Using ping pong delay to enhance a melody
Ping pong delay is an excellent tool for enhancing a melody, I use it in many of my tracks. This type of delay ‘pings’ audio back and forth between the left and right channels, creating a wide stereo rhythmic effect.
In this example I’ll be using Nexus as the instrument to make a melody. Nexus has a fantastic built in delay but you can use any synth. If your synth doesn’t have a built in ping pong delay you can use a separate VST effect or your DAW my have its own delay effect. Ableton Live has an excellent ping pong delay, more on this later.
Shown below is a melody I’ve made. The scale is F# minor.
Many producers will get the percussion down first (bass drum, snare/clap, open hi-hats, closed hi-hats, ride cymbal ect), I do the same. Percussion forms the foundations of a track, giving it a groove and rhythm. When writing a melody I recommend having your percussion track playing (looping) while adding or playing melody notes.
Have a listen to the audio clip below, this is the melody shown above in Live’s midi editor. Usually there would be percussion playing at the same time. This melody doesn’t sound right. It sounds static and there’s no groove.
Now listen to the same melody with ping pong delay applied (1/8T). The delay adds rhythm, movement and transforms it into a nice sounding melody.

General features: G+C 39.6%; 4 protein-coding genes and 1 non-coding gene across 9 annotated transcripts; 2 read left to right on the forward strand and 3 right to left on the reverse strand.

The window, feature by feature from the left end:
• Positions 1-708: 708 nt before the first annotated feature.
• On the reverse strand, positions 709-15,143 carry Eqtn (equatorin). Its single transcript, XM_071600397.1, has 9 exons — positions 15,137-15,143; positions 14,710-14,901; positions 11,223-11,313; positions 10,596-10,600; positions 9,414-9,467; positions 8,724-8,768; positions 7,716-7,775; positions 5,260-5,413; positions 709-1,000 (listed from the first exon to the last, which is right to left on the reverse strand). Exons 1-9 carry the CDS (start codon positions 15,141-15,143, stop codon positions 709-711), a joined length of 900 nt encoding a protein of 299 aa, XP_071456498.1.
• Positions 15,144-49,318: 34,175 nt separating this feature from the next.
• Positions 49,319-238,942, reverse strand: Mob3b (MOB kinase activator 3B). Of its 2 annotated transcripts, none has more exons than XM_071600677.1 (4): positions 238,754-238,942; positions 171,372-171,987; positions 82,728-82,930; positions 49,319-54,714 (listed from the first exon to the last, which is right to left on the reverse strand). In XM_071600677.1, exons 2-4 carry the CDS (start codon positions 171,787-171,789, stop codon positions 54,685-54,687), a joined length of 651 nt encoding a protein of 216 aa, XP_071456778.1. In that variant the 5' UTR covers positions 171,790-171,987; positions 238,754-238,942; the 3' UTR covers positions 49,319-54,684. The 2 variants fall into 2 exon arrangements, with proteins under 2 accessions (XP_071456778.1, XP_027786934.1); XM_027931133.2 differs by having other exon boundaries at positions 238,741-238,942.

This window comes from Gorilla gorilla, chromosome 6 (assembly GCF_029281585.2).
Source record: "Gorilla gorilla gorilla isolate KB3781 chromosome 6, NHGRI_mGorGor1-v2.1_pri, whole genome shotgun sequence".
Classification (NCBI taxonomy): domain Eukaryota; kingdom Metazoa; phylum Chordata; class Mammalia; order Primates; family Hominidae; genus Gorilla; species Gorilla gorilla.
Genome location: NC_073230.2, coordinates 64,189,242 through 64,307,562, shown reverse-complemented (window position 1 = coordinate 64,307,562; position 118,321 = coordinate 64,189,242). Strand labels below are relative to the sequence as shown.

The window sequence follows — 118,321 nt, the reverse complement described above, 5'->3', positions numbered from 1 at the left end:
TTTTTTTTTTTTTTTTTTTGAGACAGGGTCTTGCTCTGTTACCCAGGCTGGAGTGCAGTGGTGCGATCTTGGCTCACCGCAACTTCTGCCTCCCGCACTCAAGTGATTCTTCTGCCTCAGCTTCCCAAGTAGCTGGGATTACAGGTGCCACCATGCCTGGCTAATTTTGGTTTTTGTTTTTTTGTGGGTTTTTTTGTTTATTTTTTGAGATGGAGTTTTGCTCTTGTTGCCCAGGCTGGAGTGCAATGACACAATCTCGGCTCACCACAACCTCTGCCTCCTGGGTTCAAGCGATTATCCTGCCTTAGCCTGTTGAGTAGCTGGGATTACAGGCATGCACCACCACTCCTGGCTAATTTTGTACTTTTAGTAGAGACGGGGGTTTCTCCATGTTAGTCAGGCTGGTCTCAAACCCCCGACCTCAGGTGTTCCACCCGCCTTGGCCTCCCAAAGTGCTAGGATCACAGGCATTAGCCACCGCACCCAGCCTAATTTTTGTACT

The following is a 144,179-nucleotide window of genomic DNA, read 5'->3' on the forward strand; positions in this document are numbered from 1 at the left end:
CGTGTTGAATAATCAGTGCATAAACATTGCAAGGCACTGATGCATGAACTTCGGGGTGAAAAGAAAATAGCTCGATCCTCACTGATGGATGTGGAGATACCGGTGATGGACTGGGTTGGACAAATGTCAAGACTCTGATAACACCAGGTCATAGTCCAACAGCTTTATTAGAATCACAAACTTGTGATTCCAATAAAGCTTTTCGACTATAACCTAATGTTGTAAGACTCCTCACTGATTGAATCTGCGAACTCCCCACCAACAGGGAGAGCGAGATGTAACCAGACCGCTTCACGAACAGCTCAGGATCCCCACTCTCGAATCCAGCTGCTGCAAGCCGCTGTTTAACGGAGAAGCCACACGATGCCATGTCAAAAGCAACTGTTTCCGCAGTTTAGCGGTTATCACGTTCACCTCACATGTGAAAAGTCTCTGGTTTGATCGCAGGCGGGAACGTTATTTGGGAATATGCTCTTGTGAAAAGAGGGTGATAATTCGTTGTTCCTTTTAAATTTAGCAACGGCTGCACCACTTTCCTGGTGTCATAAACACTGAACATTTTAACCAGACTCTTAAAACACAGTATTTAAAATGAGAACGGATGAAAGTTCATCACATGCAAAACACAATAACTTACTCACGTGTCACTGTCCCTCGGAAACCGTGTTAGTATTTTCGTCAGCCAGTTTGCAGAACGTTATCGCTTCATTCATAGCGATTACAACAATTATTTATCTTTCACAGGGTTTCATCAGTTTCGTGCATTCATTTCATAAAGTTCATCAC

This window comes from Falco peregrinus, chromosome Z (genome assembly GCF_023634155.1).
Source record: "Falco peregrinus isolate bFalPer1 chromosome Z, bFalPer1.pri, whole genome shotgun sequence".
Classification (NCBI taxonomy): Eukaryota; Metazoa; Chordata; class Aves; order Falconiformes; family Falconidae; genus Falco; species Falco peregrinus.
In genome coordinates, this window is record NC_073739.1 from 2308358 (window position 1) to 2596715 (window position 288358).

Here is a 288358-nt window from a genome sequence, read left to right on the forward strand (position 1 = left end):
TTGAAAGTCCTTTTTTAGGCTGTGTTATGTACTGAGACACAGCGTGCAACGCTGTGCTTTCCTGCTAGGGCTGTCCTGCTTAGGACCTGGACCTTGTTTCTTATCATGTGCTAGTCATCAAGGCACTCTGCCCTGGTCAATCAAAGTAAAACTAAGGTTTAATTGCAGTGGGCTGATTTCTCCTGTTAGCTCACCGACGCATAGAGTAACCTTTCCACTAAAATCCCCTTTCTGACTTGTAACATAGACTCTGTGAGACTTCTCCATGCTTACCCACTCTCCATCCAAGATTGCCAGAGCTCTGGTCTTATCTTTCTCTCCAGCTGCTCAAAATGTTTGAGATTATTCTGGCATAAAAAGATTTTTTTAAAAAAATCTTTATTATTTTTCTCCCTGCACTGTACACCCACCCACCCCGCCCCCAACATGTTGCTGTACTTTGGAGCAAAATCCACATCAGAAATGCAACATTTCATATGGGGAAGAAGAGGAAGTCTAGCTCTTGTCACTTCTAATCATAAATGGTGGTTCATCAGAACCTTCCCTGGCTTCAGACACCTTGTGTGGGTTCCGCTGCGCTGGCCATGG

How would this sound as part of a track with percussion, bass, vocal snippets and pads? Have a listen below.
It’s amazing how delay plays such an important role in enhancing a melody (or any other part of a track). You can download the melody midi file here.
Experiment with different delay note lengths, see which sounds best with your melody. You shouldn’t need too much feedback, and the same applies to the wet/dry mix. Too much feedback or too much of a wet mix will smear the sound across the stereo field, making a messy sound.
It’s important to use the hi-cut and lo-cut filter controls, these work in the same way as a EQ. For example, you might want to limit the delay effect to just the highs or higher mid frequencies.
When writing a melody you will find it easier to have the delay turned on while entering or playing notes (and also have your percussion playing). Delay time is usually set using common note lengths (such as 1/8, 1/16). A delay set to 1/8 will use eighth notes, a delay set to 1/16 will use sixteenth notes, and so on. Some delay effects require you to enter the note length in milliseconds which is more complicated.
Ableton Live has a very good built in ping pong delay. The delay time is set using 16th notes, for example selecting ‘4’ delays the signal by four 16th notes, which is the same as one beat (a quarter note). I’ve shown below how to set Live’s delay to use common note lengths.
|Common Note Length||Ableton Live Delay|
If you want to use dotted or triplet notes you will need to deselect ‘Sync’ and then enter the delay in milliseconds (not the most intuitive). Here is a link to a online Delay Time Generator for calculating common note lengths using milliseconds.
Delay is used on pretty much every part of a track, from very subtle percussion to full on soundscapes.